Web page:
Political risk is always a potential threat for the banks, but arguably here too the stakes are getting higher, and riskier. Opposition party Labor still wants a Royal Commission to weed out the bad apples in the industry and to force the sector into a more client-friendly attitude. The Greens intend to write in law that vertical integration, whereby banks also own wealth managers, insurers, et cetera, is no longer allowed.

The latest hype in the sector, Fintech, has thus far proved more promise than actual delivery, no doubt to much relief of managements and board members at the Big Four, but the big picture threat from new tech developments remains, and it is real. Commonwealth Bank chief executive Ian Narev in a speech to The Centre for Independent Studies last week declared "If we don't innovate successfully we're toast".

Narev: "And you can just look around and all sorts of parts of the industries that we're in — whether it is lending or payment systems — you can just see that the legacy business model is not going to work. It's actually got to evolve."

Incidentally, ASIC is currently reviewing Finance & Insurance (F&I) practices in Australia's automotive sector which can potentially re-shape the industry.

Change Is Already Here

The industry that is without a single grain of doubt most impacted from shifting tectonics is the energy sector. Long gone are the days of "peak oil", as in: not enough supply to feed the ever-growing global demand. Instead we now have the threat of "peak oil demand" and don't the Saudis know it!

If current forecasts by techno-optimists prove correct, and their numbers are growing by the day, we'll all be buying solar panels for our roofs and storing power on our premises in the not-so-distant future. Motorbikes and automobiles will go full electrical and they won't need a driver.

Crazy stuff right? Some futurologists dare to predict, with conviction, that all of this will become reality by 2020. That's less than five years away. By 2025 the world has potentially made up its mind in favour of green, sustainable, sharing and cheap.

Think about the changes that are forthcoming for owners of vast infrastructure networks that are about to become a lot less valuable: Origin Energy ((ORG)) and AGL Energy ((AGL)). If the Saudis are concerned about stranded assets in the form of crude oil reserves in the ground, what about coal reserves owned by BHP Billiton ((BHP)), Rio Tinto ((RIO)) and South32 ((S32))?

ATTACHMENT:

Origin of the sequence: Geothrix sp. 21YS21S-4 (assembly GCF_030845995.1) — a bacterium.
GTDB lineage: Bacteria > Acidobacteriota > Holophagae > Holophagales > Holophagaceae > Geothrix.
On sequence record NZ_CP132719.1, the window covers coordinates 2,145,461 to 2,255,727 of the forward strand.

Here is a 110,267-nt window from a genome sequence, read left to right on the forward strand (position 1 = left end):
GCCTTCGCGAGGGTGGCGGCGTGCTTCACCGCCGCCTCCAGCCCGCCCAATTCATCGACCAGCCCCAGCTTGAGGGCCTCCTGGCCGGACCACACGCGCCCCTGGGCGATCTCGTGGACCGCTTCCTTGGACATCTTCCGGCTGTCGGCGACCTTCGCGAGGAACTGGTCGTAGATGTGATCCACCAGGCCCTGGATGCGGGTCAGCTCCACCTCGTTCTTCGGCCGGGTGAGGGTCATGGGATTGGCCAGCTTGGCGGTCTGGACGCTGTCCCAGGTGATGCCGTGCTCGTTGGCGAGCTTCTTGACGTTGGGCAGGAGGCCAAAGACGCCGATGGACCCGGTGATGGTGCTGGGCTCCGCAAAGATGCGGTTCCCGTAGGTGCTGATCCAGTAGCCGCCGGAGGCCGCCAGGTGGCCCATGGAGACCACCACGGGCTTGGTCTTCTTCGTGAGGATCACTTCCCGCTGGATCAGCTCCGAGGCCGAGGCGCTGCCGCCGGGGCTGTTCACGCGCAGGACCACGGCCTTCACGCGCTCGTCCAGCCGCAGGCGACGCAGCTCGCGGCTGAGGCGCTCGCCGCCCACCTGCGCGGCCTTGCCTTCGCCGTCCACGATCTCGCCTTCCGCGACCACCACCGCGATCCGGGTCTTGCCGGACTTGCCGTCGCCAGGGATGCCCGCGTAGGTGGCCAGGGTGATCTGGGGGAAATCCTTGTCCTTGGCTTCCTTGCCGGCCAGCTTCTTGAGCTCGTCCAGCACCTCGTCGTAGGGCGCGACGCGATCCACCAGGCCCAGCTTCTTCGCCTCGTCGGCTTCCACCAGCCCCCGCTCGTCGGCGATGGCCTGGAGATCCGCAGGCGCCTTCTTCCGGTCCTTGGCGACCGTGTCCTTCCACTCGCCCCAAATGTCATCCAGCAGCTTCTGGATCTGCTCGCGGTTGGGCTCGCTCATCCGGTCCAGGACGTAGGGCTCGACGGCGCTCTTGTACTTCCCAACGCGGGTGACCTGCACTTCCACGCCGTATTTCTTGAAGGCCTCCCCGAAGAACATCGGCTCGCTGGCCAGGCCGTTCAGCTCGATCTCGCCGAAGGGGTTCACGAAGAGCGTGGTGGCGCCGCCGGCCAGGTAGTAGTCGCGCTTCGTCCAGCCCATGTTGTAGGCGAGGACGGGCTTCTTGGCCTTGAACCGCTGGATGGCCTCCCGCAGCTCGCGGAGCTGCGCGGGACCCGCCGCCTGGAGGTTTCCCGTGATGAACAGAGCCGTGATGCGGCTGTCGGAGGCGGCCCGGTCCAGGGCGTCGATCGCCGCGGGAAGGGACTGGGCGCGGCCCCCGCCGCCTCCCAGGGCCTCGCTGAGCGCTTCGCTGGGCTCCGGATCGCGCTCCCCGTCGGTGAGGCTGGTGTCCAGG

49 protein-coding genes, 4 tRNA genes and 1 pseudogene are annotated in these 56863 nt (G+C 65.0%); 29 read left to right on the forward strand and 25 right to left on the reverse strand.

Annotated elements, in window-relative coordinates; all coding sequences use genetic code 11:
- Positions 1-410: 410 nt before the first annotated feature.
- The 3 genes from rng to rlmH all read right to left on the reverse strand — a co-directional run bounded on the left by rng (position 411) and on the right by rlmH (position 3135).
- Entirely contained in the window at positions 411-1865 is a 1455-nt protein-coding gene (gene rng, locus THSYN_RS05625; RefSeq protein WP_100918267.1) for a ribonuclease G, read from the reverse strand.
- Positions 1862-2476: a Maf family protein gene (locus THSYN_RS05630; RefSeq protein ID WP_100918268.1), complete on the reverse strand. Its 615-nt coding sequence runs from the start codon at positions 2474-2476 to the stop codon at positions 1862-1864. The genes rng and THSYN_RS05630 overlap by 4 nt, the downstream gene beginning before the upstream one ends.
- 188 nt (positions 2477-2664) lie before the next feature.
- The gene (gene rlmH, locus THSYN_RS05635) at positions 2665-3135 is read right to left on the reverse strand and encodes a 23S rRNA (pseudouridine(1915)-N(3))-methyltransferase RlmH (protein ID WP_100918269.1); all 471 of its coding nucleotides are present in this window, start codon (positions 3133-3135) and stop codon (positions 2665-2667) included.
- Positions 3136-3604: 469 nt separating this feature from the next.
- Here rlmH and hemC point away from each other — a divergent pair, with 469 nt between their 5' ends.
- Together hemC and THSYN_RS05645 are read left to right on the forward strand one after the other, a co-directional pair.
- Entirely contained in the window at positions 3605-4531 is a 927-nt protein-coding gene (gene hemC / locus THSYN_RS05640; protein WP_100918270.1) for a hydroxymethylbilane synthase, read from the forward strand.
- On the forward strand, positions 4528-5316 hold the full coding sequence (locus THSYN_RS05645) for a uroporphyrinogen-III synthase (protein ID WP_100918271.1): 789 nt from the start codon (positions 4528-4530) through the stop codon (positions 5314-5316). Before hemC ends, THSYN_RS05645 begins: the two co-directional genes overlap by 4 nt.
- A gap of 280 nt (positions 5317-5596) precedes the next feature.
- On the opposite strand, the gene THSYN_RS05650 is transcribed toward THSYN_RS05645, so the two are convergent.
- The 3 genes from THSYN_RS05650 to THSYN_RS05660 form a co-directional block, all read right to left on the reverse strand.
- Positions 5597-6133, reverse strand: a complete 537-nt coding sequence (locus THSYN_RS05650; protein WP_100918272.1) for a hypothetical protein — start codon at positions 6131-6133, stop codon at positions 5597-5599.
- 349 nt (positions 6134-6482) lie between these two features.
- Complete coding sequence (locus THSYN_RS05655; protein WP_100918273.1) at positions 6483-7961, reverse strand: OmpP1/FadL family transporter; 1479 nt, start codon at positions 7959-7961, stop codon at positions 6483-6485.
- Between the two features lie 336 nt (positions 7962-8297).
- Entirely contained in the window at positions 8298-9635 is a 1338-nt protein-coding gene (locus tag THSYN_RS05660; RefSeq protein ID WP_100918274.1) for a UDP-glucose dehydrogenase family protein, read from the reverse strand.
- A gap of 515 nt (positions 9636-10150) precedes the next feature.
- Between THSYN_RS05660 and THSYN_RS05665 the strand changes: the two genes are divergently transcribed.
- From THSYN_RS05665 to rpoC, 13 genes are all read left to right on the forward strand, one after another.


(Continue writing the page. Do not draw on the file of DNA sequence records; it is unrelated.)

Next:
What exactly is a rapid adoption of electric vehicles going to do to business models for leasing cars, insurers, public transport, cabs, shopping malls and the second derivative services industry?

Below are a few thoughts/predictions from US-based Robert Goldman; one could describe him as a futurologist:

– In 2018 the first self-driving cars will appear for the public. Around 2020, the complete industry will start to be disrupted. You don't want to own a car anymore. You will call a car with your phone, it will show up at your location and drive you to your destination. You will not need to park it, you only pay for the driven distance and can be productive while driving.

Our kids will never get a driver's license and will never own a car. It will change the cities, because we will need 90-95% fewer cars for that. We can transform former parking space into parks. 1.2 million people die each year in car accidents worldwide. We now have one accident every 100,000 km, with autonomous driving that will drop to one accident in 10 million km. That will save a million lives each year.

– Electric cars won’t become mainstream until 2020. Cities will be less noisy because all cars will run on electric. Electricity will become incredibly cheap and clean: Solar production has been on an exponential curve for 30 years, but you can only now see the impact. Last year, more solar energy was installed worldwide than fossil. The price for solar will drop so much that all coal companies will be out of business by 2025.

– There will be companies that will build a medical device (called the "Tricorder" from Star Trek) that works with your phone, which takes your retina scan, your blood sample and you breathe into it. It then analyses 54 biomarkers that will identify nearly any disease. It will be cheap, so in a few years everyone on this planet will have access to world class medicine, nearly for free.

– The price of the cheapest 3D printer came down from US$18,000 to US$400 within 10 years. In the same time, it became 100 times faster. All major shoe companies started 3D printing shoes. Spare airplane parts are already 3D printed in remote airports. The space station now has a printer that eliminates the need for the large number of spare parts they used to have in the past.